More common today is a less explicit conviction among supporters of PiS that an unspecified “they” still control the country behind the scenes, passing their authority down from generation to generation. In PiS rhetoric, these enemy elements are often referred to as “Polish speakers” rather than genuine Poles.
Within this ideological framework, some individuals with known links to the old communist state apparatus are welcomed into the new regime, as long as they demonstrate their Roman Catholic bona fides and their devotion to the PiS worldview. The issue is not whether one is specifically implicated in the political oppression of the communist era, but whether one belongs to “them.”
The second dispute at the core of the judicial purge involves the very nature of the Polish state.
First, some history. Communist rule came to an end in 1989 thanks to the so-called “Round Table accords,” a negotiated settlement with the leaders of the democratic opposition and the Solidarity union movement, led by Lech Wałęsa. It would take until 1997 for a new constitution to be prepared, but the basic outlines of a liberal parliamentary system were established in that agreement.
One of the principles enshrined in those 1989 accords was that “the separation of power into legislative, executive, and judicial branches shall constitute the basic principle of democratization at all levels of government.”
Although this might seem legalistic and abstract, it was essential. The authors of this text were affirming that democracy required more than just an elected government. It was necessary to ensure that power was distributed broadly, so that no one could use a democratic mandate as an excuse to violate basic civil or human rights.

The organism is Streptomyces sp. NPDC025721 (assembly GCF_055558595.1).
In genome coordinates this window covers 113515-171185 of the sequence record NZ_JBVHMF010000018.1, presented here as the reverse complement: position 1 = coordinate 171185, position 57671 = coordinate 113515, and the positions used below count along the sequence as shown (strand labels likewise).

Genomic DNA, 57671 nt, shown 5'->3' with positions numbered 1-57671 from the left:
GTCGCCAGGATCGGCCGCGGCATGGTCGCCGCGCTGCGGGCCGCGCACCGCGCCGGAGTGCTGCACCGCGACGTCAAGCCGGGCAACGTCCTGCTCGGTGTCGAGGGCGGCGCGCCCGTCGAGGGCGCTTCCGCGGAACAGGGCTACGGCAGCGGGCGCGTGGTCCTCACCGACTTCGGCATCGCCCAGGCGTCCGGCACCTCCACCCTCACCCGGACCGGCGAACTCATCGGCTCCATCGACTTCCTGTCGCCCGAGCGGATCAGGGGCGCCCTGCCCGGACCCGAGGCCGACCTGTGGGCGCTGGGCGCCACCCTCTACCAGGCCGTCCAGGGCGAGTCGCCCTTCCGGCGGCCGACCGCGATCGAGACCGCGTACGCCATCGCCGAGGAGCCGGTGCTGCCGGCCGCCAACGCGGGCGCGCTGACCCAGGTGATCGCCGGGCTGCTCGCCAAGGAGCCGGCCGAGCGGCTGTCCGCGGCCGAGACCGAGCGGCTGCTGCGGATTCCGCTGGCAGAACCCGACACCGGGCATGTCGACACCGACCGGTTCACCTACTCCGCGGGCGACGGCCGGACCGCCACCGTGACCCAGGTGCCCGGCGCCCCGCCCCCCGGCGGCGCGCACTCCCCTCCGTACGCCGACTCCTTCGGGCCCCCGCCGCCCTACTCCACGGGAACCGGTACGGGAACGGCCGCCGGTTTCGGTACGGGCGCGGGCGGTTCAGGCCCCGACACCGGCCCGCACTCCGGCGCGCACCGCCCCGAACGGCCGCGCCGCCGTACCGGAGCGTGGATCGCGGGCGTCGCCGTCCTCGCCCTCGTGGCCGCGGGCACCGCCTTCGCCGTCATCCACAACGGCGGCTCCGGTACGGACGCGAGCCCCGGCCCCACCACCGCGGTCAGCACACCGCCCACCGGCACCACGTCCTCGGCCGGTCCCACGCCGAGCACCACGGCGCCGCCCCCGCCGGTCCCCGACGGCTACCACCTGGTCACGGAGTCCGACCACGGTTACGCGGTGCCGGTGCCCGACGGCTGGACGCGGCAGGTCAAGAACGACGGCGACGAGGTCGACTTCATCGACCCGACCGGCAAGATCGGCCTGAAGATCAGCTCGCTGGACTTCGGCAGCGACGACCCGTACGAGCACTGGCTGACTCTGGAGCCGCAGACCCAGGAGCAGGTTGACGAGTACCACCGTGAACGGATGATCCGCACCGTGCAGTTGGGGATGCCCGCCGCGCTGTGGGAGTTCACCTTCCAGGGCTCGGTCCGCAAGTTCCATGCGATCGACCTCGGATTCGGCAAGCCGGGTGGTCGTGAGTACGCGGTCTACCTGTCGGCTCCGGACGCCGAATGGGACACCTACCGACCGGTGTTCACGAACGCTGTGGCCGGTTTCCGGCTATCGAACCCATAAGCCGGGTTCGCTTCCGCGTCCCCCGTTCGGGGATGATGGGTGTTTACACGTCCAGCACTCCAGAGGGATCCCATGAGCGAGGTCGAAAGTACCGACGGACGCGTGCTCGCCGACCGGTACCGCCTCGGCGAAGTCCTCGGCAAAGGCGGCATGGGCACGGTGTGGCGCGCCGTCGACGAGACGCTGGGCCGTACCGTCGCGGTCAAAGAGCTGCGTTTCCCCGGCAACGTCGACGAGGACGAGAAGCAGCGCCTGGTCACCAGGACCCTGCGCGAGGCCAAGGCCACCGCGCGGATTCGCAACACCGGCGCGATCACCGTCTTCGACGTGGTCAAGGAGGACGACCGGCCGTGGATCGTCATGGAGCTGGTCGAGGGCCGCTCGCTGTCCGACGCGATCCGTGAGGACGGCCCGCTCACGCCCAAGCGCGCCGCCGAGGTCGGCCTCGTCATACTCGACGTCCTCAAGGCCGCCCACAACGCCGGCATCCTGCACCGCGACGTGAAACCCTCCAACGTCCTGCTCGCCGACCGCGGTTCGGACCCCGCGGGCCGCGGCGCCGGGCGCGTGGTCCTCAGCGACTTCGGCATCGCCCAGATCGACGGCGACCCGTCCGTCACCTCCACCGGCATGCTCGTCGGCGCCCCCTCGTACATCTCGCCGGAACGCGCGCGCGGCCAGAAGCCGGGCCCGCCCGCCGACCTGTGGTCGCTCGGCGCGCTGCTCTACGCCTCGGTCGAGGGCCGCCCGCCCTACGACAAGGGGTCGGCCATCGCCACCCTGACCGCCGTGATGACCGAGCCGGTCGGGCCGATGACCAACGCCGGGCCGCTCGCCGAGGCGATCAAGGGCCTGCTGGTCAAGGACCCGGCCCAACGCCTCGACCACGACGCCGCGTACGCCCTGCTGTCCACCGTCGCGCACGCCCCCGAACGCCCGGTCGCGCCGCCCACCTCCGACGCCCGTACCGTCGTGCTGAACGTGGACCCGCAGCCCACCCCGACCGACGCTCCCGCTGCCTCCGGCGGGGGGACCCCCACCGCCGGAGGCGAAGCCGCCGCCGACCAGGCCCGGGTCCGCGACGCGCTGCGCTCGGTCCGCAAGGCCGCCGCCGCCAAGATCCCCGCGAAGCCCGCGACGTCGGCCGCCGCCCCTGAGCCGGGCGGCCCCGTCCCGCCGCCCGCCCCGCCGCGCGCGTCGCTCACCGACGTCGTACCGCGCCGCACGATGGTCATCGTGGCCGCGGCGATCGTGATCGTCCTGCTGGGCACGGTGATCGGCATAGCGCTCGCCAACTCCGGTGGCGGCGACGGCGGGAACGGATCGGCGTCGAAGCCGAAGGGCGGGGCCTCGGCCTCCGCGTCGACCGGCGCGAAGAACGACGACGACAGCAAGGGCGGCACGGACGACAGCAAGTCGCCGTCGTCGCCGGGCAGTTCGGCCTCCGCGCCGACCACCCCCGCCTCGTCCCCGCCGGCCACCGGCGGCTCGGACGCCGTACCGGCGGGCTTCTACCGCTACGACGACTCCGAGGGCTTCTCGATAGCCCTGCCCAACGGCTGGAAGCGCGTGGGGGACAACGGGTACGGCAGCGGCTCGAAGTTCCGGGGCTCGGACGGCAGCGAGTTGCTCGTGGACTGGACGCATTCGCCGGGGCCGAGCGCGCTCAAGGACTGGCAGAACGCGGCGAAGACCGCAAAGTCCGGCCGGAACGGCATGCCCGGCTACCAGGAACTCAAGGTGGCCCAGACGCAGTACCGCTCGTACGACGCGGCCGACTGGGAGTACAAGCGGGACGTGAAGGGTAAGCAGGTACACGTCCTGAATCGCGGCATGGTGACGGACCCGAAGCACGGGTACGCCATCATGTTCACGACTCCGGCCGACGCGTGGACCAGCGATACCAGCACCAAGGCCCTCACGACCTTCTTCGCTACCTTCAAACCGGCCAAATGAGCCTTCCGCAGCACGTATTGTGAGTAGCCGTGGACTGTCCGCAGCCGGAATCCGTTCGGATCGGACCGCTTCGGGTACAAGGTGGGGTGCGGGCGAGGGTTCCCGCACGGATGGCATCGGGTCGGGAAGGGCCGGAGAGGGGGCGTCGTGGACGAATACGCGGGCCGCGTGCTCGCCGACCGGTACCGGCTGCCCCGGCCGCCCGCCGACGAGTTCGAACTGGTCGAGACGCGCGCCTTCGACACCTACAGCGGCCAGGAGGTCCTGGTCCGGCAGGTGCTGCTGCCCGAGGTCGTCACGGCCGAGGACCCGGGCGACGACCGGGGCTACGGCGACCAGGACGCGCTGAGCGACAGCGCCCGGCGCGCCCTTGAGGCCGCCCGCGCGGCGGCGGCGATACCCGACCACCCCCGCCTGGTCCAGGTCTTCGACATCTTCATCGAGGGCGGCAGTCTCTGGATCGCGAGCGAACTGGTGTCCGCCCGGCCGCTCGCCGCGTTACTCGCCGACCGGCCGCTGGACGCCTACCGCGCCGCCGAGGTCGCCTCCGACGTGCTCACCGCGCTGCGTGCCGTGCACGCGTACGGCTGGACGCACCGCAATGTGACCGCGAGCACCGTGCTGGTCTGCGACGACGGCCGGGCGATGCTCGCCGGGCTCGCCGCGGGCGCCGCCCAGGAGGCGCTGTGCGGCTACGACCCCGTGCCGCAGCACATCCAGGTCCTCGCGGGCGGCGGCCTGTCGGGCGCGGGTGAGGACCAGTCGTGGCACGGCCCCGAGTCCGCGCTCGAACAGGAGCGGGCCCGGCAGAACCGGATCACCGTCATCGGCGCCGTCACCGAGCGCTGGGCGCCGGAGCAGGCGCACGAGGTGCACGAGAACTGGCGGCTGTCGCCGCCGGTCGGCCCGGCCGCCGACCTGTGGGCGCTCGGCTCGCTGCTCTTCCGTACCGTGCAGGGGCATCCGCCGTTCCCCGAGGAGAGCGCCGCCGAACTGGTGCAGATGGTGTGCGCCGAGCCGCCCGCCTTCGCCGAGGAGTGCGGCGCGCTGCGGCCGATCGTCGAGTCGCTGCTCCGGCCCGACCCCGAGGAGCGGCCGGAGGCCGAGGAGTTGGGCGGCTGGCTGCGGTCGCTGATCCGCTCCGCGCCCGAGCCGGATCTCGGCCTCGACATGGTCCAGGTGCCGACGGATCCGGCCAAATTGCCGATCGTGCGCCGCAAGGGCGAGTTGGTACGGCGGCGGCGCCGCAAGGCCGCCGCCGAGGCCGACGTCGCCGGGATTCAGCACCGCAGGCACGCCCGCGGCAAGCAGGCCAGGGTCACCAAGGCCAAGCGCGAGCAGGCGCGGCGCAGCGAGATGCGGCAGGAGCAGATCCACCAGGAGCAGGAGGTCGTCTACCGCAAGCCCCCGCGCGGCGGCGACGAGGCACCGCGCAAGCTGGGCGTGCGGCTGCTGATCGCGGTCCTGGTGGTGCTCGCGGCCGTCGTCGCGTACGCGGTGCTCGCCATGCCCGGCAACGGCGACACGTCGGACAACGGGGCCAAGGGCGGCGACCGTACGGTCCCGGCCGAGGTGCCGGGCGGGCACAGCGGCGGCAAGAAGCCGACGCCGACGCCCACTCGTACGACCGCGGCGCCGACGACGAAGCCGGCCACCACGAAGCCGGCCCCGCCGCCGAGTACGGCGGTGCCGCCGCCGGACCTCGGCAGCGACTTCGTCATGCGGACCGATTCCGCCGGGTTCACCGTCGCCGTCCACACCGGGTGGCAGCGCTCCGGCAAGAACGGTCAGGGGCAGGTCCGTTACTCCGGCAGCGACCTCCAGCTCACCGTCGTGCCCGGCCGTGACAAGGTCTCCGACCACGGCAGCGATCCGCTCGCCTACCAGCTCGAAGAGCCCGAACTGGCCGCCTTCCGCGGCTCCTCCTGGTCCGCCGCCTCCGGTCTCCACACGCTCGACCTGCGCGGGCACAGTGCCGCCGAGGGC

The phrase “checks and balances” might be a cliché, but Poles, as they threw off a dictatorial regime, knew all too well how important this principle was.
PiS rejects the Round Table accords and the entire system built upon them. They claim that the post-1989 system was too weak to root out all the remnants of communism. They say that the separation of powers allowed hostile forces to establish centers of authority that limited the democratic will of the people.
Again and again, PiS politicians repeat their conviction that national sovereignty must be unified, and not fragmented among separate judicial, legislative and executive authorities. Such a distribution of power, they argue, allows each branch of government to act like a separate “caste,” blocking the national majority.
As one government supporter once put it, “the will of the nation stands above the law.”
The founder and leader of the movement, Jarosław Kaczyński, dismisses the idea that legal constraints should limit what “the sovereign” can and cannot do.
The government’s spokespeople are adamant that they believe in democracy. But their understanding of this term appeals to a tradition of authoritarian democracy, where the government represents the singular will of the people, unchallenged by legalistic divisions of power.
This helps explain the repeated claims by PiS supporters that the “Polish people” should be able to determine their own affairs without interference – whether from EU institutions or unelected Polish judges.
The ruling party is supported by fewer than 40 percent of the population and an overwhelming 76 percent want the judiciary to remain independent from government oversight. Evidently, that fact is irrelevant.
In the PiS worldview, the sovereign must speak with one voice, and that voice belongs to them.
Brian Porter-Szücs does not work for, consult, own shares in or receive funding from any company or organization that would benefit from this article, and has disclosed no relevant affiliations beyond their academic appointment.